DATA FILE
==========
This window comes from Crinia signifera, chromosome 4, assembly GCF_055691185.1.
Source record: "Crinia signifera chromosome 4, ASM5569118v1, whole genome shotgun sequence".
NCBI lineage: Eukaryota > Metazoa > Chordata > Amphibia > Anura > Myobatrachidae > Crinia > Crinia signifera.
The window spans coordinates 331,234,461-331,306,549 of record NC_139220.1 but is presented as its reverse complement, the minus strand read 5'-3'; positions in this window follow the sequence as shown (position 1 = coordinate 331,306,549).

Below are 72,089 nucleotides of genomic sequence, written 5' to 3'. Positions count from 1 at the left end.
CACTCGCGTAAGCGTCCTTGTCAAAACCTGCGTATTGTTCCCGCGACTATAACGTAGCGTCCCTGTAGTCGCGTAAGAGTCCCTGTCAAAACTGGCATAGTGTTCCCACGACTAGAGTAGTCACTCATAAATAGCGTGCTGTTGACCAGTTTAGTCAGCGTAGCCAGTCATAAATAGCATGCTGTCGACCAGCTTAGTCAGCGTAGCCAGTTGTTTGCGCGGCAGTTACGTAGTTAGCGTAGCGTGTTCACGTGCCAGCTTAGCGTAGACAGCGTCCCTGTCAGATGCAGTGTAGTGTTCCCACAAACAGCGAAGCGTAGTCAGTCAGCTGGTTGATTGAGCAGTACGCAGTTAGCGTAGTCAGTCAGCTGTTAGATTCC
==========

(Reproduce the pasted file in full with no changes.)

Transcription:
This window comes from Crinia signifera, chromosome 4, assembly GCF_055691185.1.
Source record: "Crinia signifera chromosome 4, ASM5569118v1, whole genome shotgun sequence".
NCBI lineage: Eukaryota > Metazoa > Chordata > Amphibia > Anura > Myobatrachidae > Crinia > Crinia signifera.
The window spans coordinates 331,234,461-331,306,549 of record NC_139220.1 but is presented as its reverse complement, the minus strand read 5'-3'; positions in this window follow the sequence as shown (position 1 = coordinate 331,306,549).

Below are 72,089 nucleotides of genomic sequence, written 5' to 3'. Positions count from 1 at the left end.
CACTCGCGTAAGCGTCCTTGTCAAAACCTGCGTATTGTTCCCGCGACTATAACGTAGCGTCCCTGTAGTCGCGTAAGAGTCCCTGTCAAAACTGGCATAGTGTTCCCACGACTAGAGTAGTCACTCATAAATAGCGTGCTGTTGACCAGTTTAGTCAGCGTAGCCAGTCATAAATAGCATGCTGTCGACCAGCTTAGTCAGCGTAGCCAGTTGTTTGCGCGGCAGTTACGTAGTTAGCGTAGCGTGTTCACGTGCCAGCTTAGCGTAGACAGCGTCCCTGTCAGATGCAGTGTAGTGTTCCCACAAACAGCGAAGCGTAGTCAGTCAGCTGGTTGATTGAGCAGTACGCAGTTAGCGTAGTCAGTCAGCTGTTAGATTCC